Let us simply check an example.
##n=3^3##.
\begin{align*}
\sum_{d|n}d\sigma_{0}(d)\sigma_{0}(\frac{n}{d})&=\sigma_{0}(1)\sigma_{0}(27)+3\sigma_{0}(3)\sigma_{0}(9)+9\sigma_{0}(9)\sigma_{0}(3)+27\sigma_{0}(27)\sigma_{0}(1)\\
&=4+3\cdot 2\cdot 3+9\cdot 3\cdot 2 +27 \cdot 4= 184\\
\sum_{d|n}\sigma_{1}(d)\sigma_{1}(\frac{n}{d})&=\sigma_{1}(1)\sigma_{1}(27)+\sigma_{1}(3)\sigma_{1}(9)+\sigma_{1}(9)\sigma_{1}(3)+\sigma_{1}(27)\sigma_{1}(1)\\
&=40+4\cdot 13+13\cdot 4 +40=184
\end{align*}
I do not see how this could be done without the work since the summands are so differently.

Could it be that ##n## is assumed to be square-free?

fresh_42 said:
Yes, and that means we have the divisors ##\{1,p,p^2,\ldots,p^k\}.## Thus
\begin{align*}
\sum_{d|n}d\sigma_{0}(d)\sigma_{0}(\frac{n}{d})&=\sum_{m=0}^kp^m\cdot \sigma_{0}(p^m)\sigma_{0}(p^{k-m})=\sum_{m=0}^kp^m\cdot (m+1)\cdot (k-m+1)\\
\sum_{d|n}\sigma_{1}(d)\sigma_{1}(\frac{n}{d})&=\sum_{m=0}^k \dfrac{p^{m+1}-1}{p-1}\cdot\dfrac{p^{k-m+1}-1}{p-1}
\end{align*}
O.k., that looks like a lot of work to do. Maybe the idea wasn't the best way. My problem was that ##d## and ##\dfrac{n}{d}## aren't necessarily coprime so the multiplicativity of ##\sigma_k## isn't useful.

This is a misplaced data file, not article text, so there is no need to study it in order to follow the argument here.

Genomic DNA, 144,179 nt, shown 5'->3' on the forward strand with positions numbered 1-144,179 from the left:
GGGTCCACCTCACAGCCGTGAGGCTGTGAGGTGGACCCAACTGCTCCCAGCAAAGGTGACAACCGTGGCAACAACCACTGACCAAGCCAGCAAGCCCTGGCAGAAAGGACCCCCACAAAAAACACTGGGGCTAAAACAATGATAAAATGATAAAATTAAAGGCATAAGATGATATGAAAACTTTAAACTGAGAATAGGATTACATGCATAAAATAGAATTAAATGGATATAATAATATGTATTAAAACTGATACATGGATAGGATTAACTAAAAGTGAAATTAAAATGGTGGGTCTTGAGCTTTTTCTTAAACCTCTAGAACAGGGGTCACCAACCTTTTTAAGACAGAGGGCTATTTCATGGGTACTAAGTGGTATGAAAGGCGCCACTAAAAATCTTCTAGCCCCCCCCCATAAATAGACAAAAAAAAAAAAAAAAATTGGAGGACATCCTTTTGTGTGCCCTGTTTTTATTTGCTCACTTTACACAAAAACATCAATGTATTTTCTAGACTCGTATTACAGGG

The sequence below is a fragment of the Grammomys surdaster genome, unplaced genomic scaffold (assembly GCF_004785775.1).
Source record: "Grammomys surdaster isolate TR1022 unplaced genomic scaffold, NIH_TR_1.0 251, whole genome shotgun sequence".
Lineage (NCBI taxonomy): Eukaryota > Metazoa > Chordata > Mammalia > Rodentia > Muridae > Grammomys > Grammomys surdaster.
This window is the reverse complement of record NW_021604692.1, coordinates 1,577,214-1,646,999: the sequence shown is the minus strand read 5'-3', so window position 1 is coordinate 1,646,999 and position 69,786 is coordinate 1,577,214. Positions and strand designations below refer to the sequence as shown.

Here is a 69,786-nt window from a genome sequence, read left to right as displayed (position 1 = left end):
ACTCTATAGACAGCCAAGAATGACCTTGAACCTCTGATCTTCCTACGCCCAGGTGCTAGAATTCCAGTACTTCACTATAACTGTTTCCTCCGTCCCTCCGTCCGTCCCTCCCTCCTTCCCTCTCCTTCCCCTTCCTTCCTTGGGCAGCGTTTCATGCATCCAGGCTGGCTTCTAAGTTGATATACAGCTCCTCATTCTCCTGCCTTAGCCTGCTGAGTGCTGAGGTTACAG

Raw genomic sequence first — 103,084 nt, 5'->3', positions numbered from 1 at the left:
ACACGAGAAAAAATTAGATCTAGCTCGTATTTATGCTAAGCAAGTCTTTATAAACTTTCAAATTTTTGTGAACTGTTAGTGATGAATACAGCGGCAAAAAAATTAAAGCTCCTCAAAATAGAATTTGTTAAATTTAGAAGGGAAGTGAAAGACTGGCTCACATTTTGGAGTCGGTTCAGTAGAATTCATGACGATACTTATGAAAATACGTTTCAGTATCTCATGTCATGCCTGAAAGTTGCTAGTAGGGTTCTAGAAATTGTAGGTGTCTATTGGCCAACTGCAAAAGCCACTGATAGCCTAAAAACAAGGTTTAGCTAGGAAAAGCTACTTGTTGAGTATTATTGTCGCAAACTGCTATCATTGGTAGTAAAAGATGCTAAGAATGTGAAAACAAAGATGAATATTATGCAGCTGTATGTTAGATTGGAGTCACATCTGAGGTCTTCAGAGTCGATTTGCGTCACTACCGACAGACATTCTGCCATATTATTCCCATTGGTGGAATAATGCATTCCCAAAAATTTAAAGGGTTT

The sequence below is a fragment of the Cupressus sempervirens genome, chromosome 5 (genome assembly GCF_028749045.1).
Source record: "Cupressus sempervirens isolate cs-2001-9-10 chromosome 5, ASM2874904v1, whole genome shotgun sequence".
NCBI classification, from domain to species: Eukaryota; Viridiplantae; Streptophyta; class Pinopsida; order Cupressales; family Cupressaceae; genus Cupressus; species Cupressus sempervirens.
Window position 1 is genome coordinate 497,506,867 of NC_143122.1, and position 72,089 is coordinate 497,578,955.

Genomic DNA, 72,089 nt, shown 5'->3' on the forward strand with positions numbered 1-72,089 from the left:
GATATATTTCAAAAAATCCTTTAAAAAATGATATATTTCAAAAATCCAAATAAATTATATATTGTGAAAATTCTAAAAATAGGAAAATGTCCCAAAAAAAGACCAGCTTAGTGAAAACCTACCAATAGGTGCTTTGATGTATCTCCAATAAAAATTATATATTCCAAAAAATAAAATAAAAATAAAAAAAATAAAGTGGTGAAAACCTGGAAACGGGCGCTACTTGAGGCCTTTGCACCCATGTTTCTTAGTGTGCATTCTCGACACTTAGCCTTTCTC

Let us simply check an example.
##n=3^3##.
\begin{align*}
\sum_{d|n}d\sigma_{0}(d)\sigma_{0}(\frac{n}{d})&=\sigma_{0}(1)\sigma_{0}(27)+3\sigma_{0}(3)\sigma_{0}(9)+9\sigma_{0}(9)\sigma_{0}(3)+27\sigma_{0}(27)\sigma_{0}(1)\\
&=4+3\cdot 2\cdot 3+9\cdot 3\cdot 2 +27 \cdot 4= 184\\
\sum_{d|n}\sigma_{1}(d)\sigma_{1}(\frac{n}{d})&=\sigma_{1}(1)\sigma_{1}(27)+\sigma_{1}(3)\sigma_{1}(9)+\sigma_{1}(9)\sigma_{1}(3)+\sigma_{1}(27)\sigma_{1}(1)\\
&=40+4\cdot 13+13\cdot 4 +40=184
\end{align*}
I do not see how this could be done without the work since the summands are so differently.

Could it be that ##n## is assumed to be square-free?
Sorry, may I know how to find ## \sigma_{0}(1), \sigma_{0}(27), ##, etc?

Math100 said:
Sorry, may I know how to find ## \sigma_{0}(1), \sigma_{0}(27), ##, etc?
Your formulas were correct, but I was lazy. I looked them up here:
https://de.wikipedia.org/wiki/Teilerfunktion
The sum over all divisors makes it complicated. That's why I asked if ##n## could be assumed square-free.

fresh_42 said:
Your formulas were correct, but I was lazy. I looked them up here:
https://de.wikipedia.org/wiki/Teilerfunktion
The sum over all divisors makes it complicated. That's why I asked if ##n## could be assumed square-free.
Never mind, I found out how to find those ## \sigma_{0}(1), \sigma_{0}(27) ##. But if my formulas were correct, then is there anything I need to fix in my previous, first proof for this problem? What would you add/fix anything to it?